• carbon dioxide;
  • cell size;
  • diatom;
  • elemental composition;
  • iron;
  • nutrients;
  • ocean acidification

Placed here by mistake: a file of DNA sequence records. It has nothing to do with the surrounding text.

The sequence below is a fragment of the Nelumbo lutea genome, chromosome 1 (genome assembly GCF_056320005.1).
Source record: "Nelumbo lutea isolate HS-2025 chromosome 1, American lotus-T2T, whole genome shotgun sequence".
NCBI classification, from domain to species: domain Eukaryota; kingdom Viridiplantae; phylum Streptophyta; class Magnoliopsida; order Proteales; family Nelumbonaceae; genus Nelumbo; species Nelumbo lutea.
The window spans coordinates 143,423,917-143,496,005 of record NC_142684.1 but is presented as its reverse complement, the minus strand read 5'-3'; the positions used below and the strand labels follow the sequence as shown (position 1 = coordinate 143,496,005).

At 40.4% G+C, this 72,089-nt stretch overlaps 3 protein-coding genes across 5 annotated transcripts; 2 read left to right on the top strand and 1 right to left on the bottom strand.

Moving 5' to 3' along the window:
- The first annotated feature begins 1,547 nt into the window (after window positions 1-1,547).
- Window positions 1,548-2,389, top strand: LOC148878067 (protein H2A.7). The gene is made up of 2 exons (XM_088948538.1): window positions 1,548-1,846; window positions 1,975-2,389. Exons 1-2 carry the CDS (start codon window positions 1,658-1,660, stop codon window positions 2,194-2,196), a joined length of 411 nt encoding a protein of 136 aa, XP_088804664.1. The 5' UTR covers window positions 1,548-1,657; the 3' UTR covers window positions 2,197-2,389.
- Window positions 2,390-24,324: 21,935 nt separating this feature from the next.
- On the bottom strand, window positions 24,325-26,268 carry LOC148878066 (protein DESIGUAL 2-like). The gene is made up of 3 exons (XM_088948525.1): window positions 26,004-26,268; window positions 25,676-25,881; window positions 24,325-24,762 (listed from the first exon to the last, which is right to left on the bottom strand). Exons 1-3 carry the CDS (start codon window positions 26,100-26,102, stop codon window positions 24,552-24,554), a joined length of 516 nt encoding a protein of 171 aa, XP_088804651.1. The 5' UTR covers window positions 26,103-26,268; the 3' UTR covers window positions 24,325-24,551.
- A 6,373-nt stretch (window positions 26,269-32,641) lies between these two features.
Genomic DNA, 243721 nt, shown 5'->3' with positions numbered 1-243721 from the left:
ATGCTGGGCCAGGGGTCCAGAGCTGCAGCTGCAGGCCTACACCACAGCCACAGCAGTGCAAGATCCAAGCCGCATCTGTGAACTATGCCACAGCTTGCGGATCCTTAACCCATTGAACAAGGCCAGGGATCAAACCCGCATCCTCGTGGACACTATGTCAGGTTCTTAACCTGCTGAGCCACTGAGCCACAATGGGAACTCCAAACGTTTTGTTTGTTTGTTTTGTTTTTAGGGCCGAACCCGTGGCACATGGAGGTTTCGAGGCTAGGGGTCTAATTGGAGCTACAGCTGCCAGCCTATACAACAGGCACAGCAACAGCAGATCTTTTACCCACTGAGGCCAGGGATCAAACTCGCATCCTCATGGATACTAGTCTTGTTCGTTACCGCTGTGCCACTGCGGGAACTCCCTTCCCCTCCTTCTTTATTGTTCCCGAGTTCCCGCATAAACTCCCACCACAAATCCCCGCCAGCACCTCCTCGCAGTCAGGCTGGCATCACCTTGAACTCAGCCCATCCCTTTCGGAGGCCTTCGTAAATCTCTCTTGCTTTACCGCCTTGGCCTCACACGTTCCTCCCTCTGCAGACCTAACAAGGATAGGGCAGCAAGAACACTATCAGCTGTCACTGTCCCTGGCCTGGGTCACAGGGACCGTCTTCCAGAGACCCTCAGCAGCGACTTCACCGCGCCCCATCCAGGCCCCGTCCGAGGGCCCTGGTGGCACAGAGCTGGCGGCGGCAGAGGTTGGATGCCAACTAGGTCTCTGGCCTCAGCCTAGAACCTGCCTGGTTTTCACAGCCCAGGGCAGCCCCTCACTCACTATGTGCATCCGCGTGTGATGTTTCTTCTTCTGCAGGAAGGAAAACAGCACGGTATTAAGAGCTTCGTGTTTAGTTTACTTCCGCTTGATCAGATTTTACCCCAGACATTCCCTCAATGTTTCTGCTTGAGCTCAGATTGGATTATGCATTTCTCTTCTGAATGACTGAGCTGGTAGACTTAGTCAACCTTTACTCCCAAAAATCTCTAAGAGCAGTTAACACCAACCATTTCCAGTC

Partial pressure of CO2 (pCO2) and iron availability in seawater show corresponding changes due to biological and anthropogenic activities. The simultaneous change in these factors precludes an understanding of their independent effects on the ecophysiology of phytoplankton. In addition, there is a lack of data regarding the interactive effects of these factors on phytoplankton cellular stoichiometry, which is a key driving factor for the biogeochemical cycling of oceanic nutrients. Here, we investigated the effects of pCO2 and iron availability on the elemental composition (C, N, P, and Si) of the diatom Pseudo-nitzschia pseudodelicatissima (Hasle) Hasle by dilute batch cultures under 4 pCO2 (~200, ~380, ~600, and ~800 μatm) and five dissolved inorganic iron (Fe′; ~5, ~10, ~20, ~50, and ~100 pmol · L−1) conditions. Our experimental procedure successfully overcame the problems associated with simultaneous changes in pCO2 and Fe′ by independently manipulating carbonate chemistry and iron speciation, which allowed us to evaluate the individual effects of pCO2 and iron availability. We found that the C:N ratio decreased significantly only with an increase in Fe′, whereas the C:P ratio increased significantly only with an increase in pCO2. Both Si:C and Si:N ratios decreased with increasing pCO2 and Fe′. Our results indicate that changes in pCO2 and iron availability could influence the biogeochemical cycling of nutrients in future oceans with high- CO2 levels, and, similarly, during the time course of phytoplankton blooms. Moreover, pCO2 and iron availability may also have affected oceanic nutrient biogeochemistry in the past, as these conditions have changed markedly over the Earth's history.